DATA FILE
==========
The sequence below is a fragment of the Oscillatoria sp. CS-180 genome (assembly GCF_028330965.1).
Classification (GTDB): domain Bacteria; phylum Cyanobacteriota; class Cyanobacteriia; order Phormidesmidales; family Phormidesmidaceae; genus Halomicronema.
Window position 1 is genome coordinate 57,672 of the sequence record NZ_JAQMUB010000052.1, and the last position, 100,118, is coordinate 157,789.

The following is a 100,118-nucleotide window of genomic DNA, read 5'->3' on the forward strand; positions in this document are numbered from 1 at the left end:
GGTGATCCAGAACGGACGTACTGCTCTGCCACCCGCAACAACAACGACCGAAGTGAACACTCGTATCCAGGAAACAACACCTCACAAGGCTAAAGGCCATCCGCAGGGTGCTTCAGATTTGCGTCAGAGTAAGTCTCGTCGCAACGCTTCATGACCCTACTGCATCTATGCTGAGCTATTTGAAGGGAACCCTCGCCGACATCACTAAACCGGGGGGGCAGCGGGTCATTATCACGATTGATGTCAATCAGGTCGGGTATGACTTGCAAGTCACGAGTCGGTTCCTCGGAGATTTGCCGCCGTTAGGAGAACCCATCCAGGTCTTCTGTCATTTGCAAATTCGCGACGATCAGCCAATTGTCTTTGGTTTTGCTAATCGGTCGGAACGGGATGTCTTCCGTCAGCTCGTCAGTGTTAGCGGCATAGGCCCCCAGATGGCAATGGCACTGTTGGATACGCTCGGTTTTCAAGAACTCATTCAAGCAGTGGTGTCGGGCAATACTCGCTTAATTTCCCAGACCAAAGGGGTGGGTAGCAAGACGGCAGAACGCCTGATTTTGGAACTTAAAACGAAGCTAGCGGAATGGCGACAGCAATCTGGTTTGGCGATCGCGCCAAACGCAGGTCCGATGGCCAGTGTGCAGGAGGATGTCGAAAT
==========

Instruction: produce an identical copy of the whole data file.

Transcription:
The sequence below is a fragment of the Oscillatoria sp. CS-180 genome (assembly GCF_028330965.1).
Classification (GTDB): domain Bacteria; phylum Cyanobacteriota; class Cyanobacteriia; order Phormidesmidales; family Phormidesmidaceae; genus Halomicronema.
Window position 1 is genome coordinate 57,672 of the sequence record NZ_JAQMUB010000052.1, and the last position, 100,118, is coordinate 157,789.

The following is a 100,118-nucleotide window of genomic DNA, read 5'->3' on the forward strand; positions in this document are numbered from 1 at the left end:
GGTGATCCAGAACGGACGTACTGCTCTGCCACCCGCAACAACAACGACCGAAGTGAACACTCGTATCCAGGAAACAACACCTCACAAGGCTAAAGGCCATCCGCAGGGTGCTTCAGATTTGCGTCAGAGTAAGTCTCGTCGCAACGCTTCATGACCCTACTGCATCTATGCTGAGCTATTTGAAGGGAACCCTCGCCGACATCACTAAACCGGGGGGGCAGCGGGTCATTATCACGATTGATGTCAATCAGGTCGGGTATGACTTGCAAGTCACGAGTCGGTTCCTCGGAGATTTGCCGCCGTTAGGAGAACCCATCCAGGTCTTCTGTCATTTGCAAATTCGCGACGATCAGCCAATTGTCTTTGGTTTTGCTAATCGGTCGGAACGGGATGTCTTCCGTCAGCTCGTCAGTGTTAGCGGCATAGGCCCCCAGATGGCAATGGCACTGTTGGATACGCTCGGTTTTCAAGAACTCATTCAAGCAGTGGTGTCGGGCAATACTCGCTTAATTTCCCAGACCAAAGGGGTGGGTAGCAAGACGGCAGAACGCCTGATTTTGGAACTTAAAACGAAGCTAGCGGAATGGCGACAGCAATCTGGTTTGGCGATCGCGCCAAACGCAGGTCCGATGGCCAGTGTGCAGGAGGATGTCGAAAT